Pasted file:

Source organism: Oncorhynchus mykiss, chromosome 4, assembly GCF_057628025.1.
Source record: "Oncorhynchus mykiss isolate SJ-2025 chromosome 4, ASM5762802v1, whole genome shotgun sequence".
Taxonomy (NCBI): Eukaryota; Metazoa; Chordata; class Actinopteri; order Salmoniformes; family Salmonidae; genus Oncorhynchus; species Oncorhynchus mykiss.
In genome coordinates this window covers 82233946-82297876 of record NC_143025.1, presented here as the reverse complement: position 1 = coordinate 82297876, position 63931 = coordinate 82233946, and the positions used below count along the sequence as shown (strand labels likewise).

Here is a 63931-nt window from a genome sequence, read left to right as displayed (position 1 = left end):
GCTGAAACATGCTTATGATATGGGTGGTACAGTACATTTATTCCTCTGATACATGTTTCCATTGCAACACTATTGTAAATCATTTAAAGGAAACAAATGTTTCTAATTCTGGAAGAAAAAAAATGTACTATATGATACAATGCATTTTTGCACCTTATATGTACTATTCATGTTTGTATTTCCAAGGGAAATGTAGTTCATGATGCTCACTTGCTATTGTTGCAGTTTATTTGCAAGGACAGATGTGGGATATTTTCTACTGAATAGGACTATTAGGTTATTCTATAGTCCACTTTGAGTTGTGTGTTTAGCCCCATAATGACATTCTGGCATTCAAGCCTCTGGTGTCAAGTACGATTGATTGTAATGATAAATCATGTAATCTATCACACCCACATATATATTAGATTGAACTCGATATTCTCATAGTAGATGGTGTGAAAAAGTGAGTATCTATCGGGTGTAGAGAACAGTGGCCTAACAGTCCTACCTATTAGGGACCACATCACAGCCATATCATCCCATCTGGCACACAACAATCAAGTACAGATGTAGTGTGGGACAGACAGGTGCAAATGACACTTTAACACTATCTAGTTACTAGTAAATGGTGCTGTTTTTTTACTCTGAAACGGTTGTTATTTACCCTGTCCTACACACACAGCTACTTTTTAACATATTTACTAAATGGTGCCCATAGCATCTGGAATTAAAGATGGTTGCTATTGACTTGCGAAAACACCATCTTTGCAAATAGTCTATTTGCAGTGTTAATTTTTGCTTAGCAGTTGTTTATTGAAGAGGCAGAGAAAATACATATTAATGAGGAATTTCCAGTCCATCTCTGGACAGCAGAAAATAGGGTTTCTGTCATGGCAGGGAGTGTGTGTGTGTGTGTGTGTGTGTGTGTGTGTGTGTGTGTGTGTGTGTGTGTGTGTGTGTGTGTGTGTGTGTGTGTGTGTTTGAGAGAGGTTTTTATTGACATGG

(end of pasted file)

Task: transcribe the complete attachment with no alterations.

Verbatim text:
Source organism: Oncorhynchus mykiss, chromosome 4, assembly GCF_057628025.1.
Source record: "Oncorhynchus mykiss isolate SJ-2025 chromosome 4, ASM5762802v1, whole genome shotgun sequence".
Taxonomy (NCBI): Eukaryota; Metazoa; Chordata; class Actinopteri; order Salmoniformes; family Salmonidae; genus Oncorhynchus; species Oncorhynchus mykiss.
In genome coordinates this window covers 82233946-82297876 of record NC_143025.1, presented here as the reverse complement: position 1 = coordinate 82297876, position 63931 = coordinate 82233946, and the positions used below count along the sequence as shown (strand labels likewise).

Here is a 63931-nt window from a genome sequence, read left to right as displayed (position 1 = left end):
GCTGAAACATGCTTATGATATGGGTGGTACAGTACATTTATTCCTCTGATACATGTTTCCATTGCAACACTATTGTAAATCATTTAAAGGAAACAAATGTTTCTAATTCTGGAAGAAAAAAAATGTACTATATGATACAATGCATTTTTGCACCTTATATGTACTATTCATGTTTGTATTTCCAAGGGAAATGTAGTTCATGATGCTCACTTGCTATTGTTGCAGTTTATTTGCAAGGACAGATGTGGGATATTTTCTACTGAATAGGACTATTAGGTTATTCTATAGTCCACTTTGAGTTGTGTGTTTAGCCCCATAATGACATTCTGGCATTCAAGCCTCTGGTGTCAAGTACGATTGATTGTAATGATAAATCATGTAATCTATCACACCCACATATATATTAGATTGAACTCGATATTCTCATAGTAGATGGTGTGAAAAAGTGAGTATCTATCGGGTGTAGAGAACAGTGGCCTAACAGTCCTACCTATTAGGGACCACATCACAGCCATATCATCCCATCTGGCACACAACAATCAAGTACAGATGTAGTGTGGGACAGACAGGTGCAAATGACACTTTAACACTATCTAGTTACTAGTAAATGGTGCTGTTTTTTTACTCTGAAACGGTTGTTATTTACCCTGTCCTACACACACAGCTACTTTTTAACATATTTACTAAATGGTGCCCATAGCATCTGGAATTAAAGATGGTTGCTATTGACTTGCGAAAACACCATCTTTGCAAATAGTCTATTTGCAGTGTTAATTTTTGCTTAGCAGTTGTTTATTGAAGAGGCAGAGAAAATACATATTAATGAGGAATTTCCAGTCCATCTCTGGACAGCAGAAAATAGGGTTTCTGTCATGGCAGGGAGTGTGTGTGTGTGTGTGTGTGTGTGTGTGTGTGTGTGTGTGTGTGTGTGTGTGTGTGTGTGTGTGTGTGTGTGTGTGTGTTTGAGAGAGGTTTTTATTGACATGG